I thought with the enduring popularity of the book we could get some discussion going here on the blog.  Try out a philosophical observation springing from GKC about the current state of affairs or dispute the validity of one of his observations.  Go ahead and give it a try!!!


3 thoughts on “ORTHODOXY

  1. Today we had a mystagogy session at St. Margaret of Scotland and I was scheduled to lead a presentation/discussion of Vatican II in conjunction with another team member who had the topic “Models of the Church”. Prior to the meeting actually starting, one of the newly baptized members shared a book on mystics she had started reading; so I turned to Chapter II and read the lines “The whole secret of mysticism is this: that man can understand everything by the help of what he does not understand.[ ] The Christian permits free will to remain a sacred mystery; but because of this his relations with the housemaid become of a sparkling and crystal clearness.” This was greeted with approval by those present. One of the team members recalled how she had studied at John Carroll University and that the library there has a G. K. Chesterton room. I also told the group that GKC was sometimes referred to as a mystic himself, although it went against the grain of thinking of mystics as otherworldly crazed skin & bones types.
    In prepping for my part of the session, I had pulled out “Orthodoxy” to help set the historical/poetical stage for considering Vatican II. I selected the concluding paragraphs of Chapter VI and presented ideas such as orthodoxy being a thrilling romance and the orthodox church never taking the tame or respectable course. I gave special emphasis to the line about it being simple to fall but only possible to stand at one angle and then concluded with “…the heavenly chariot flies thundering…” I think it had a positive impact and one that elevated the considerations about Vatican II into a proper context.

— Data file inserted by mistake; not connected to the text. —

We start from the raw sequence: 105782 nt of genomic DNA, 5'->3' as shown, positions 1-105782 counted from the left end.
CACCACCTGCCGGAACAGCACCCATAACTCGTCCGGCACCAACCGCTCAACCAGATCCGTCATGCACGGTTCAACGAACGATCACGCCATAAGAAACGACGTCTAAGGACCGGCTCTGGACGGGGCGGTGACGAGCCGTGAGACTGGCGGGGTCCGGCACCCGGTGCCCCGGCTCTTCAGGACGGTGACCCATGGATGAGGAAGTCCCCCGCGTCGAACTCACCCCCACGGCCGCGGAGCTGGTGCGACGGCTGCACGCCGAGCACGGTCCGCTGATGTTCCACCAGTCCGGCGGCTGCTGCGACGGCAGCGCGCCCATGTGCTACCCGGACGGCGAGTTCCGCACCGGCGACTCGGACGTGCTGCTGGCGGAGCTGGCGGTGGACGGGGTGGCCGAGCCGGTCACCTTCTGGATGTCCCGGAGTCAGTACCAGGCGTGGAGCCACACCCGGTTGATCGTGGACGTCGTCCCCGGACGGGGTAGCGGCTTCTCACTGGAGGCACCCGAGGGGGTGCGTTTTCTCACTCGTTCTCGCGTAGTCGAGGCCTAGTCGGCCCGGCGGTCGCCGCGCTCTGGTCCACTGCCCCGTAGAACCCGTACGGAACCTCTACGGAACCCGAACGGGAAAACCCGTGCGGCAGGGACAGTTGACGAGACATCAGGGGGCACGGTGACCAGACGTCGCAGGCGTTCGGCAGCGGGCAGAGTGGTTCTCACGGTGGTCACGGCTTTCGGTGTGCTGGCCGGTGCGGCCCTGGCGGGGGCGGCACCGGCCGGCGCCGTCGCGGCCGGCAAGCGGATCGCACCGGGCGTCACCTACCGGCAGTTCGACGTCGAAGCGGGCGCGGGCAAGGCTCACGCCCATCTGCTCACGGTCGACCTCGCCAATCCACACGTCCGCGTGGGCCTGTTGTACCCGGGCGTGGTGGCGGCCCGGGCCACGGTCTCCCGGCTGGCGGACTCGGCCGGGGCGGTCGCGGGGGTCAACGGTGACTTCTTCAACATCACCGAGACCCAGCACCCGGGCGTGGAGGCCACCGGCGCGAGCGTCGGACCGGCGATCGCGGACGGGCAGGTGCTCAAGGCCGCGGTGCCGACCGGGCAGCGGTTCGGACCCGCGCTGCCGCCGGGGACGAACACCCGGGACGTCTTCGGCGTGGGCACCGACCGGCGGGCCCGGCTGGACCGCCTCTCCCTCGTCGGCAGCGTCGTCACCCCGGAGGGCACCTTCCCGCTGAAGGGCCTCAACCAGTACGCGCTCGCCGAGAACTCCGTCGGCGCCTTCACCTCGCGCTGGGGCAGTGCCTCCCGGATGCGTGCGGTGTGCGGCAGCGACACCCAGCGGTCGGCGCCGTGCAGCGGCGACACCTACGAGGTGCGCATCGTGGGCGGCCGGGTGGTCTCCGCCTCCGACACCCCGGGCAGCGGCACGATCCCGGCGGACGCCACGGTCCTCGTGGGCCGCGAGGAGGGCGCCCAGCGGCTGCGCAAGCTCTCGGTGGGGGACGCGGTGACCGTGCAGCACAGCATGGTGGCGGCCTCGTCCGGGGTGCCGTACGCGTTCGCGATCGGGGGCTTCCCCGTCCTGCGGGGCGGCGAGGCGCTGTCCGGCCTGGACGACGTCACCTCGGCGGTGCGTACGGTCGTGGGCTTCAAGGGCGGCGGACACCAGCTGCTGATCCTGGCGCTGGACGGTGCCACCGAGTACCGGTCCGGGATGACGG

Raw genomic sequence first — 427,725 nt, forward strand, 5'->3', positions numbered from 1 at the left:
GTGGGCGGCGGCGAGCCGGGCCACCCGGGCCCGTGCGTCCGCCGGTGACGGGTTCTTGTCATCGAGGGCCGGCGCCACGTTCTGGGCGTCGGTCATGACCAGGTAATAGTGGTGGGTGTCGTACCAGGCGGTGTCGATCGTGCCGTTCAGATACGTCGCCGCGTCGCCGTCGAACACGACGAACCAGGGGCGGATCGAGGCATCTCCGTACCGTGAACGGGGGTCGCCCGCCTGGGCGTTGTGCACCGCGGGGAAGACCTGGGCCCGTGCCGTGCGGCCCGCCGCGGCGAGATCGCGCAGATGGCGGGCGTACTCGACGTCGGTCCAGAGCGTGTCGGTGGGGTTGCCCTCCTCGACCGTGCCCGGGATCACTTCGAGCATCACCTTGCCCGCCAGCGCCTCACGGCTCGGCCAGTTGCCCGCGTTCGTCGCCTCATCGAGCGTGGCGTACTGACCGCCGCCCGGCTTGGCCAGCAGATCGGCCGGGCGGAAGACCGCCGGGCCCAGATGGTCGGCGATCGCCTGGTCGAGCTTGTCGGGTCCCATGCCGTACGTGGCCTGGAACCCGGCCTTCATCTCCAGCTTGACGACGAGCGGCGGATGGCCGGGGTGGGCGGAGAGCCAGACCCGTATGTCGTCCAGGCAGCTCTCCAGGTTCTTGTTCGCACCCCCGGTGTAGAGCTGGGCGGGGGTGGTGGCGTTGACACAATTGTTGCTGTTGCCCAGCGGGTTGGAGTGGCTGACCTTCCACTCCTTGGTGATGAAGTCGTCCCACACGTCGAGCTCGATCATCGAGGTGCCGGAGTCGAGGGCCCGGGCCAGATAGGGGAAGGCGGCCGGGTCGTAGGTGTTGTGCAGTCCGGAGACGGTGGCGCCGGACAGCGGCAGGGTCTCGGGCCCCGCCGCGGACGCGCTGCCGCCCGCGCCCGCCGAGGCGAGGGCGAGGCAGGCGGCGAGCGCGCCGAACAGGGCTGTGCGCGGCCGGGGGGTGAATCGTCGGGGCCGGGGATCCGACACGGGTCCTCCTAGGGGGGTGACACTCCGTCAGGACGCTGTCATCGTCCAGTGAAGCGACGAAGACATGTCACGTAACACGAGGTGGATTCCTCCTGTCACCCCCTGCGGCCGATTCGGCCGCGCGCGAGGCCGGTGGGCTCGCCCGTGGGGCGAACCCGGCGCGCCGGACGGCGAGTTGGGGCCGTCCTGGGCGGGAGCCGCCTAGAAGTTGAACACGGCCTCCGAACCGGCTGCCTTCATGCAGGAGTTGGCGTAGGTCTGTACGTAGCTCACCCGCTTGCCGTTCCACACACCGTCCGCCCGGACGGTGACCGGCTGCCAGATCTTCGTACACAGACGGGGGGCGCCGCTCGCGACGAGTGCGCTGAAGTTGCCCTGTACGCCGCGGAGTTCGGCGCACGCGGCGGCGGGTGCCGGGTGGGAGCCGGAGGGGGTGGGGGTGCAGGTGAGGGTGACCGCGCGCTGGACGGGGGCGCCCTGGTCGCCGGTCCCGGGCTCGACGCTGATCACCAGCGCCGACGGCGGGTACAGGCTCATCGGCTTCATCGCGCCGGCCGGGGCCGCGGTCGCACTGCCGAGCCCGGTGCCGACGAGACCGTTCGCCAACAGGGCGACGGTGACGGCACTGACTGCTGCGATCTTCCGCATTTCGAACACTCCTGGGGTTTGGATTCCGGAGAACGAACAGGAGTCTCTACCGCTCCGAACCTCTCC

2. I learned in the past year or so that Orthodoxy is a companion-piece to Heretics, which I have never read. So I bought a copy and started in on it. As expected, every couple of pages there’s something great.

    He begins with something I have noticed — people want to be called “heretic” because they no longer believe there is any truth. If there is no truth, “orthodox” means simply “conventional” and who wants to be conventional? So people start out saying something silly Like “blue is white” with “Call me a heretic, but…”.

    So now I suppose I’ll have to go and find something in Orthodoxy to go with this idea.

    Unfortunately, the first tech rehersal for The Journey of St. Paul is most inconveniently scheduled for the night of the Chesterton Society meeting. I won’t be there, but maybe you can get one of the sisters to sell you a ticket to the show…

  3. Some quotes simply shouldn’t be taken too much out of context, and Scott has inadvertantly (I am sure) provided a most excellent example of this. This should eliminate any risk of scandal:

    “The mystic allows one thing to be mysterious, and everything else becomes lucid. The determinist makes the theory of causation quite clear, and then finds that he cannot say “if you please” to the housemaid. The Christian permits free will to remain a sacred mystery; but because of this his relations with the housemaid become of a sparkling and crystal clearness.”

    i.e. the housemaid may or may not choose to do a thing, and the Christian can choose to treat her with dignity or not.

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